To Our Clients and Colleagues:

OUR FIRM IS OPEN AND WE ARE WORKING!

As the situation with COVID-19 continues to develop and evolve, the safety, health and well-being of our clients and our team is extremely important to us. We are watching for the guidance of the Centers for Disease Control and international medical experts to learn how we can best manage our facility and our clients.

We would like to reassure you that The Law Office of Lisa A. Vance, P.C. will continue to be available to provide services to all of our clients. Our doors are open; we have lawyers and paralegals on site and until we are instructed differently, we will work here, and electronically. Below is a list of FAQs regarding our response and commitment to you during COVID-19.

Can I even have a consultation with my lawyer remotely?

Yes, The Office of Lisa A. Vance, P.C. has a comprehensive remote working capability and all of our lawyers and paralegals are equipped to work securely from home. Whilst you are welcome to come here, we also have multiple videoconferencing options; please contact your attorney for the platform that works best for you.

Will my lawyer be available to answer questions and work on my case?

Yes, we are open, and your legal matters will continue to receive our attention. You can come in for a conference, or email, call, or videoconference with your lawyer during this time.

How are court hearings and appointments affected?

The Texas courts are adjusting regular operations and most non-emergency hearings are being rescheduled. There are cases that will not be brought to a judge for a while. “Essential Matters” will, however, be heard. Those that cannot go to court are, nonetheless, being handled with electronic solutions and we will be able to seek judicial protection where needed. Here is the link to the most current Bexar county orders: https://www.bexar.org/DocumentCenter/View/26055/Special-Order-726928--Presiding-Civil-District-Court-and-Jury-Monitoring-Court?bidId=

Most other counties have issued similar protocol. Please speak with your attorney to assess what this will mean for your case.

Can I consult with a lawyer about a new family law or divorce matter?

Yes, we have office staff working at our office and remotely to ensure continuity in our business. For information about a family law or divorce matter, please call our office or complete the Request a Consultation Form.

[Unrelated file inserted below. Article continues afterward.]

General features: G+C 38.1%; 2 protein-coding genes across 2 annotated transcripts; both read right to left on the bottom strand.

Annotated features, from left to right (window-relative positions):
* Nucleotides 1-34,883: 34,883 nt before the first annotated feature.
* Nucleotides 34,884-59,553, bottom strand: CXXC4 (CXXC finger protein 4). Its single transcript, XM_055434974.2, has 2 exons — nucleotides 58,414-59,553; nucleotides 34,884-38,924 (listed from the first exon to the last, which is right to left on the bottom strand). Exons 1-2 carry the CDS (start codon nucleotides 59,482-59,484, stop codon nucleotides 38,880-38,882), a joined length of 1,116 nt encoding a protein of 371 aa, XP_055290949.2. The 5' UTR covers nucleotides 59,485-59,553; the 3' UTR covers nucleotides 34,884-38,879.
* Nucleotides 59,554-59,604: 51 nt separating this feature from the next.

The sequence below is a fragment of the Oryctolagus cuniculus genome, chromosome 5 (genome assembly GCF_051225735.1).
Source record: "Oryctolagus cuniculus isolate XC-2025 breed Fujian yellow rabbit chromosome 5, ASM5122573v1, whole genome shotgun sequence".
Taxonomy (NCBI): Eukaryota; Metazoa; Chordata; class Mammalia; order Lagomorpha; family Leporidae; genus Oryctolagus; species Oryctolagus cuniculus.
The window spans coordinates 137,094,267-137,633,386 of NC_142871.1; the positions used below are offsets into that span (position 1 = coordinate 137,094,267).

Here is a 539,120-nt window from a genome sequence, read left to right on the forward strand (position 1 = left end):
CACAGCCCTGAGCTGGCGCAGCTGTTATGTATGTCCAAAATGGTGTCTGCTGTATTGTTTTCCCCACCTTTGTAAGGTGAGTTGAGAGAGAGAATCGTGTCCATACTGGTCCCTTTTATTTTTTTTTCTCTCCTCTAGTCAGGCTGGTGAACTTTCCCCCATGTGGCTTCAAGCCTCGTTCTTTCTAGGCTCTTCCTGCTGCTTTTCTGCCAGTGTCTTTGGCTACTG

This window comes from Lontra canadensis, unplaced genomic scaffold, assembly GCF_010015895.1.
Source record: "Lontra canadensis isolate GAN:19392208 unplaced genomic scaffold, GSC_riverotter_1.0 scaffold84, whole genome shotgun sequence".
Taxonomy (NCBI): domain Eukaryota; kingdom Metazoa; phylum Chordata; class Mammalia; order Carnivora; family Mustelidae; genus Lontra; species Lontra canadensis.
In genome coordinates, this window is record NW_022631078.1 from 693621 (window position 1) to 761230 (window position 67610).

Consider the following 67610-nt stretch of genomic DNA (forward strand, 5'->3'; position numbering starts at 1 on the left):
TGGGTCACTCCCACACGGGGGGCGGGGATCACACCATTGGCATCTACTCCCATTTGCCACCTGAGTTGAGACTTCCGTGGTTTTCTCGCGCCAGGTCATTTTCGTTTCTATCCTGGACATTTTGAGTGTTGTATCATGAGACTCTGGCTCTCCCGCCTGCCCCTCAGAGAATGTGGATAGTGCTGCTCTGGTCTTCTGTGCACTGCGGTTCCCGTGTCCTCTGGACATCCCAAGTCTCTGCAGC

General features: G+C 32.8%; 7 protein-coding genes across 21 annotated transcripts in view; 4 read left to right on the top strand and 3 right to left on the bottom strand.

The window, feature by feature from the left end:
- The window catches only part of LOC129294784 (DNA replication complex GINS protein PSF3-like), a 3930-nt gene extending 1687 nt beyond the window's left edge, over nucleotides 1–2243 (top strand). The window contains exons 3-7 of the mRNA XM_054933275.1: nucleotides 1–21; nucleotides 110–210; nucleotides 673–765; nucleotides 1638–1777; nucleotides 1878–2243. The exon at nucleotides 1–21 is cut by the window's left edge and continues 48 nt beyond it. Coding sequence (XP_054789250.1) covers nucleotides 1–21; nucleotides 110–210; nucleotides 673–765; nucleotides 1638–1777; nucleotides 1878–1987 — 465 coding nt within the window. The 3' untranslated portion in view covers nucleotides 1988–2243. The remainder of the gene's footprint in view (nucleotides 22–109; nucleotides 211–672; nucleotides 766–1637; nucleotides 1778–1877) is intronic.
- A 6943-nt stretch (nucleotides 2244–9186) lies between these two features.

Your family law matters remain our top concern and we are not going to permit this pandemic to take priority over your needs. We will remain confident, alert and prepared.

We wish you and your family well as we work through this difficult situation together.

With warm regards,
Lisa A Vance

Family Law
Click For More

Rest of Life
Click For More

When Splitting Your Assets 50/50 May Be “Fair,” But is it Best?

There’s a famous story divorce lawyers like to tell about splitting an orange. There are two people who want the same orange; it’s split in half, which seems fair to each of them, but both walk away disappointed. It turns out that one person wanted the rind to extract orange zest for baking, and the other wanted the fruit for its juice. Though half and half seems fair, it wasn’t what either of them would have wanted if they’d been asked.

There’s a lesson there that applies to assets. While 50/50 seems fair, it might not work out best for any individual couple. In a typical marriage, there’s a house and other assets, and some of those assets are more easily made liquid than others.

If a couple goes to court, the judge may try to split assets as close to 50/50 as possible, even if it means liquefying assets that are more valuable if left alone. It could be that this couple, in negotiations, could agree to something that might not be an equal division, but suits their needs and is satisfactory to each party.

If you have a special case where the best way to “split your orange” isn’t to split it in half, you should talk to one of our lawyers about how to proceed. There are creative solutions possible to assure that you can get what you want, but you’re far more likely to find it at the negotiating table than in court.